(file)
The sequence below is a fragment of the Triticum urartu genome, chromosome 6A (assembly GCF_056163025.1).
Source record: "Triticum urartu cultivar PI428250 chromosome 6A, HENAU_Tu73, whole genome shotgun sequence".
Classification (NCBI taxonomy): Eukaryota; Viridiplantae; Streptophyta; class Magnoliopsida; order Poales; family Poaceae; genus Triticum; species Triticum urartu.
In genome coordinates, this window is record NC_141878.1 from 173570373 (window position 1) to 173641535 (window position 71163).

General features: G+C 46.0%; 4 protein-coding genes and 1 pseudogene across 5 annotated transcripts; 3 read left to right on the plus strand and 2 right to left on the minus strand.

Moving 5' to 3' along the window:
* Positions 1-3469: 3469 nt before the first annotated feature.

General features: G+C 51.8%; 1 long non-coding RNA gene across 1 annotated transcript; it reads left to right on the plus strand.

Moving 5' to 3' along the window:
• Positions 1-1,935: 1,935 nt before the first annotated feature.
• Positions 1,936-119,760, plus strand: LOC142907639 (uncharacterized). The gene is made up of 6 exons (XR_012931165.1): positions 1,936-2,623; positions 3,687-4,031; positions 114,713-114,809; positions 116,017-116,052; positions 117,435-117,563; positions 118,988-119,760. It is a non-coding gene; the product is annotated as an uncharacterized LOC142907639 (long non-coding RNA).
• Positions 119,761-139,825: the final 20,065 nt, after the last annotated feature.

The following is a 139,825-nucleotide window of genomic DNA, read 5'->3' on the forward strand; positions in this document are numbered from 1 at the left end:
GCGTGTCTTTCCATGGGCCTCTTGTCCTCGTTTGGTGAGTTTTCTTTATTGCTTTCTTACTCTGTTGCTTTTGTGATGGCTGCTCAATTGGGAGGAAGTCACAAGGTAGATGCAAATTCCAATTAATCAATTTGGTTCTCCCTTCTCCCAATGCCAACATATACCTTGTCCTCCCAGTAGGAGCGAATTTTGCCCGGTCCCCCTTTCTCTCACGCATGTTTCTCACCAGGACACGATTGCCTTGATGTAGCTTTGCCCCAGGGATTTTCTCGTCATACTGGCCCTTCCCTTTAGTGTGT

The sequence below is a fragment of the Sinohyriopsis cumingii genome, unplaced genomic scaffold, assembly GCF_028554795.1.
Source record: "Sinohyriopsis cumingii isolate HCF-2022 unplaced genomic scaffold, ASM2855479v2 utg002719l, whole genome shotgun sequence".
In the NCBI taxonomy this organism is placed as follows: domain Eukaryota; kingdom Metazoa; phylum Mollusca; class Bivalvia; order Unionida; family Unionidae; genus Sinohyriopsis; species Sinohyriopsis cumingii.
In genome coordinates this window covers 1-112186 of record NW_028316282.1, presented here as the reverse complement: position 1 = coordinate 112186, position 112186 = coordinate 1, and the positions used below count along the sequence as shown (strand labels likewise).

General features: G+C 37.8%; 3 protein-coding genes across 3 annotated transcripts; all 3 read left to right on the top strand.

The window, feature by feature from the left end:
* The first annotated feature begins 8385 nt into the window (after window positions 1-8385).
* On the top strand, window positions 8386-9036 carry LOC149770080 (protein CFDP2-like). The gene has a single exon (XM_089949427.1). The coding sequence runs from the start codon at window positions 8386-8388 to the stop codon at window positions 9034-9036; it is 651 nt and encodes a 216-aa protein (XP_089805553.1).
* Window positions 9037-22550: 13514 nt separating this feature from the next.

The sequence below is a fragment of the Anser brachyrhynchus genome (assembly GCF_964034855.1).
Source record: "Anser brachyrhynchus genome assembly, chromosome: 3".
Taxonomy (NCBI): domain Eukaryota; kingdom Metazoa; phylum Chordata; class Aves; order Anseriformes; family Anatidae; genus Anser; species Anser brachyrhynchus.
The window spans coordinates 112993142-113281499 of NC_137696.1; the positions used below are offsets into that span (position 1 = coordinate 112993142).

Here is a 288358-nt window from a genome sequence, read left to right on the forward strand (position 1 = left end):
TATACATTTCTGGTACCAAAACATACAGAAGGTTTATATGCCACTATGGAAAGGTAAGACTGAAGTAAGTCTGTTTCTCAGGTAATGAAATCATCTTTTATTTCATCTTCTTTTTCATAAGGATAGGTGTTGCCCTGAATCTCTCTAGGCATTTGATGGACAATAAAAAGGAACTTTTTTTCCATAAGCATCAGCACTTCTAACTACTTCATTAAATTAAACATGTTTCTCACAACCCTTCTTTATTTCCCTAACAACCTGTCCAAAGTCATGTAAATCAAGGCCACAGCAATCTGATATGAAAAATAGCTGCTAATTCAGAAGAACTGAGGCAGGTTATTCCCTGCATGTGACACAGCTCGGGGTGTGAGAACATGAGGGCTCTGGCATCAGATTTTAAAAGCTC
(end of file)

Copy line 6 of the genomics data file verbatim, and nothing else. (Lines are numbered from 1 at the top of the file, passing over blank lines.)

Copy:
Moving 5' to 3' along the window: